Over the last few months, the future of J.C. Penney (NYSE:JCP) has been the subject of hot debate and endless commentary, with almost every possible scenario being played out to its logical conclusion. Since the Q4 earning report last week announced earnings $.12 above analysts' expectations, the bears have been quite subdued and the previously incessant cries of bankruptcy are all but gone. And while the Market apparently thinks that JCP is worth 50% more than it was a month ago, caution should not be abandoned. There are still a few ways in which JCP could fail the bulls.
First, I don't believe that the threat of bankruptcy or dilution is totally off the table. Optimistic guidance supplied by management notwithstanding, JCP is still close to the edge and will dry up a substantial amount of its liquidity buying up inventory going into the 3rd Quarter holiday season. The company's failure to perform at any time during the next year (especially during Q3) could lead it to the edge of the same cliff from which it just now backing away. Furthermore, if management sees trouble on the horizon, they may try to leverage the higher stock price into a more favorable dilution scenario. While dilution at $5/ share is devastating, dilution at $9/share is not much better.
The second way that JCP could disappoint is by conservatively building up its cash reserves, slowly strengthening its financial position and then failing to innovate or grow. In short stagnating. As has been pointed out many times by SA contributors of all stripes, and other commentators, retail is not an easy market to be in these days, and by all accounts, the competitive atmosphere is only getting more intense. JCP, and anyone in the retail landscape, is at a critical point in their existence, where they will either take bold innovate steps toward redefining their role in the marketplace, or be destined to become cash cows with dwindling margins and diminishing revenues. The main traits that will separate the growth companies in the retail space from the laggards are vision and resources.
JCP has neither.
To say that JCP has no real resources is to say nothing at all. It is barely maintaining minimum liquidity, it is already levered to the hilt and there is no way it is getting any more debt financing for a long time to come. Safety is the name of their game. On the conference call, management touted their decrease in SG&A and CapEx, with the implication that they are in the mindset of cutting expenses at every opportunity. They simply don't have the cash to innovate and grow. They are hanging on for dear life. Even after they get back on their feet, I believe they will continue to build up their cash reserves until all fears of bankruptcy are allayed. A brush with death like this leaves its mark.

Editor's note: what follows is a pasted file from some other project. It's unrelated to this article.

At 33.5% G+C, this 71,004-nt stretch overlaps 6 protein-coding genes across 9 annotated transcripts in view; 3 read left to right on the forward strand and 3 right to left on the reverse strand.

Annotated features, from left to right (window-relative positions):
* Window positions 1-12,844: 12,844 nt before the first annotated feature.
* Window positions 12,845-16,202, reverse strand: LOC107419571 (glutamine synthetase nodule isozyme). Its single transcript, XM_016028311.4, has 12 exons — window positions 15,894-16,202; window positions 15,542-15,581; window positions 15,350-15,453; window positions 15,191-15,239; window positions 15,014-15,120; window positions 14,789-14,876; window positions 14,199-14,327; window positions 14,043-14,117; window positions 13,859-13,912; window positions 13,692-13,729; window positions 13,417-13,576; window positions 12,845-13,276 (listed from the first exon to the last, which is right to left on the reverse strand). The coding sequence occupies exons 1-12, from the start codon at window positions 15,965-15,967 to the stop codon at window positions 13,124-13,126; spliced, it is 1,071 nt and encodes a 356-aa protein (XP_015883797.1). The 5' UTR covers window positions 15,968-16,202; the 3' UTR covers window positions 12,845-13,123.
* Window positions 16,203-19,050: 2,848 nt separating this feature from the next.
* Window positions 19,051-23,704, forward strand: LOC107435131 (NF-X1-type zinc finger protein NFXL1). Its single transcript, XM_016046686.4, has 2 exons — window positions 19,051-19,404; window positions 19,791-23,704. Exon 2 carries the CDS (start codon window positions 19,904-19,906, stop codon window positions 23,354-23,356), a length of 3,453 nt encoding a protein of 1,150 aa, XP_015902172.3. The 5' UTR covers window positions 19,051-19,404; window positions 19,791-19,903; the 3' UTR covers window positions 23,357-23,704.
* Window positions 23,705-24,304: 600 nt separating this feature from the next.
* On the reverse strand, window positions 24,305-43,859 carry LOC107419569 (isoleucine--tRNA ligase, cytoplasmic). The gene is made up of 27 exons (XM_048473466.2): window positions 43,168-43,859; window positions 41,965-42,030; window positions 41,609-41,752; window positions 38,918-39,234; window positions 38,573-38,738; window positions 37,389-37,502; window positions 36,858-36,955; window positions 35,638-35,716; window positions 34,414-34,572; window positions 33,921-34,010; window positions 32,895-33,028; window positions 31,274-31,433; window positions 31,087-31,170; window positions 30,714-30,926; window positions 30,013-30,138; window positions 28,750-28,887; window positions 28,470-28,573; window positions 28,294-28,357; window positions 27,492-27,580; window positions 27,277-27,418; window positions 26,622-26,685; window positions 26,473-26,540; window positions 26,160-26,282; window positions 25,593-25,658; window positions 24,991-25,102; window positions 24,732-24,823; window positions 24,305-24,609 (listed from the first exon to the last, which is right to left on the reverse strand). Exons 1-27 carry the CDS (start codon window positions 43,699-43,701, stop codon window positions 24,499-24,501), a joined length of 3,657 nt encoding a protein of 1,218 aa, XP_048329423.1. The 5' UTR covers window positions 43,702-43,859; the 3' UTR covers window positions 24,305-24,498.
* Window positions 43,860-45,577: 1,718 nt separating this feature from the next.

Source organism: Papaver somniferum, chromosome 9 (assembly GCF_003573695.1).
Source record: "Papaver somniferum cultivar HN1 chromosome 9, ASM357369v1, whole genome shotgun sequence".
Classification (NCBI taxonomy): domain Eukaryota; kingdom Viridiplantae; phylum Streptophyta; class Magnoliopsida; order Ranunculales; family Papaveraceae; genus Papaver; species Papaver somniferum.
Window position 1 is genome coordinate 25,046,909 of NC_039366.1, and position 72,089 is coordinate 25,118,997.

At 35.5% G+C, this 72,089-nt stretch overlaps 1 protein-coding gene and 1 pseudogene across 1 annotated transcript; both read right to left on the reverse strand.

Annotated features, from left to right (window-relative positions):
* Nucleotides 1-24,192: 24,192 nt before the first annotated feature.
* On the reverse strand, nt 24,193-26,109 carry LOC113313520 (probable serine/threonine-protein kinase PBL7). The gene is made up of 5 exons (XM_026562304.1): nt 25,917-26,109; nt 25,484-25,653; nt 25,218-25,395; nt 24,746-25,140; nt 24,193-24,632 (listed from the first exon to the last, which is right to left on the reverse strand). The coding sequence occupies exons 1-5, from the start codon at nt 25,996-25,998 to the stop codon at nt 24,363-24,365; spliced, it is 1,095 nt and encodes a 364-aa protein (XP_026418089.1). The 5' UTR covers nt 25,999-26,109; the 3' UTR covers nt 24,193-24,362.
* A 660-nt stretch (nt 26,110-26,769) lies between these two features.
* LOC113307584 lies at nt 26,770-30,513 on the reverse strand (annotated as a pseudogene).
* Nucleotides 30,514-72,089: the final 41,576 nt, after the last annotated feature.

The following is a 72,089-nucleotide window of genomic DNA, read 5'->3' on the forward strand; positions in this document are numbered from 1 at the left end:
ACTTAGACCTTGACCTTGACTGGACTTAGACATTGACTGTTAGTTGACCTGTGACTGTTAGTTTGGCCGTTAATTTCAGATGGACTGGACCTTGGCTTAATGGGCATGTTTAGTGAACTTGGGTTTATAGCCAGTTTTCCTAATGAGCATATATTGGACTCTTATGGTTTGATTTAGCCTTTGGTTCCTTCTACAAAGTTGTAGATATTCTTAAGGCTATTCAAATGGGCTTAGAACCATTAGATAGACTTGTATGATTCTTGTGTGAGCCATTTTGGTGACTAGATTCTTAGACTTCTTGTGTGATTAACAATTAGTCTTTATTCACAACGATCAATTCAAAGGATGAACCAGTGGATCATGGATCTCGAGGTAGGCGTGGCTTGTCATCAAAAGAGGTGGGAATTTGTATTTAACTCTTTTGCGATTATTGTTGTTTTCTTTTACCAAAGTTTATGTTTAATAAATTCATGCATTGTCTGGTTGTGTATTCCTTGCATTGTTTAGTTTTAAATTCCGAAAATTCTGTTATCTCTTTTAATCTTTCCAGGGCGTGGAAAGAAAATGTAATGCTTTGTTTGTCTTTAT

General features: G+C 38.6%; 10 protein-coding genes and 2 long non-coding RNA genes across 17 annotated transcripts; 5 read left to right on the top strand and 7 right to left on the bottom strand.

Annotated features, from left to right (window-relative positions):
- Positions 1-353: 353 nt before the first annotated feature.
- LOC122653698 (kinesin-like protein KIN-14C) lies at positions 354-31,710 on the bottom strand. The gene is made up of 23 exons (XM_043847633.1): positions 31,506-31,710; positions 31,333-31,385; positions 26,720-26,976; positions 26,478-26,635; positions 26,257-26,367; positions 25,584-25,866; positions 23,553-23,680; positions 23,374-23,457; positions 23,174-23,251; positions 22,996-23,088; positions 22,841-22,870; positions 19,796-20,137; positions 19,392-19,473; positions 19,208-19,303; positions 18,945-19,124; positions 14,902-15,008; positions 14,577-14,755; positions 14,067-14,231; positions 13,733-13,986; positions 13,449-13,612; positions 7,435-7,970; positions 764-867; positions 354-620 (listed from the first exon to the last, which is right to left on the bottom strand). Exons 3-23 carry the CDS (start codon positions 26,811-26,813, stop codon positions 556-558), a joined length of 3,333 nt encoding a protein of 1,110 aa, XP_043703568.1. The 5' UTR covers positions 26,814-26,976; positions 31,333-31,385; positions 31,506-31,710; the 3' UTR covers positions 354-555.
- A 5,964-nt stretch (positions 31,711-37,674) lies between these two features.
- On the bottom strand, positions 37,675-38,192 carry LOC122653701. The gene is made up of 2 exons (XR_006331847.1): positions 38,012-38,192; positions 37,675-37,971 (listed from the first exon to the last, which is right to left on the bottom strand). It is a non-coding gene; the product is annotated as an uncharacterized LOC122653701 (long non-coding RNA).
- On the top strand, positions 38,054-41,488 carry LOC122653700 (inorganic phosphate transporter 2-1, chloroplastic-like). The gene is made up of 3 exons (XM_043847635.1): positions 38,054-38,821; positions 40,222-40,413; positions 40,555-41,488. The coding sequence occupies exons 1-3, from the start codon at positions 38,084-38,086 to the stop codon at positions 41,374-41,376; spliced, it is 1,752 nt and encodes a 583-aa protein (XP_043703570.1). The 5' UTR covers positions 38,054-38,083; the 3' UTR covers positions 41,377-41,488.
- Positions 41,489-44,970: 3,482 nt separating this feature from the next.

As far as vision goes, JCP already had its shot. They installed as CEO a rising star from arguably the most visionary company doing business - Apple. Ron Johnson's tenure was by all measures disastrous, and may still end up bankrupting the company. Vision has been tried. It failed. JCP doesn't get another chance. The board's decision to bring back Ullman signals its return to the tried and true. The move means more than just going back to being a discount store, it means conservatism is on the agenda. I'm not arguing that this is the wrong strategy, indeed it probably saved the company, I'm simply saying that it does not engender long-term growth. It's hard to summon the courage to try anything new when the last attempt ended so badly.
The stock does not have a lot of upside left in it. It may have been a buy at $5/share, but at $8 or $9, I don't see the growth to make it worth the risk. That being said, there is a way to bet on JCP's slow recovery and stagnation. The 2097 maturity bonds are trading with an effective annual yield of 11.75%, a number that will likely get pushed to 12% as the prices calm down after the Q4 earnings excitement subsides.
These bonds would be the perfect assets to be invested in if JCP ends up doing well enough to avoid bankruptcy, but not well enough to create significant future growth.
The same conservative approach that will hamper stock will be perfect for the debt, and 12% is a nice yield for a bond that will last till 2097 and is still trading at a fraction of face value. I used the last year of data from JCP and a JCP bond trust fund, PFH (basically an exchange-traded bond fund with a face value of $25), to see how the two prices moved relative to each other, and found that while they are obviously positively correlated, the stock is about three times as noisy as the bond.
I calculated the Beta of the PFH vs. JCP, just like you would calculate the Beta of a stock vs. the market, and found that PFH has a beta of .31, meaning that for every 10% change in the return of JCP, the return in PFH will generally change about 3%. By using only the last year of data, I have effectively eliminated interest rate risk that bonds can be subject to and zeroed in on the change that is due to default risk.
Using this data, it would not be difficult to construct a hedged portfolio by buying the bonds and shorting the stock, effectively hedging out everything but the coupon payments.
Suddenly stagnation isn't looking so bad.
Disclosure: I have no positions in any stocks mentioned, and no plans to initiate any positions within the next 72 hours. I wrote this article myself, and it expresses my own opinions. I am not receiving compensation for it (other than from Seeking Alpha). I have no business relationship with any company whose stock is mentioned in this article.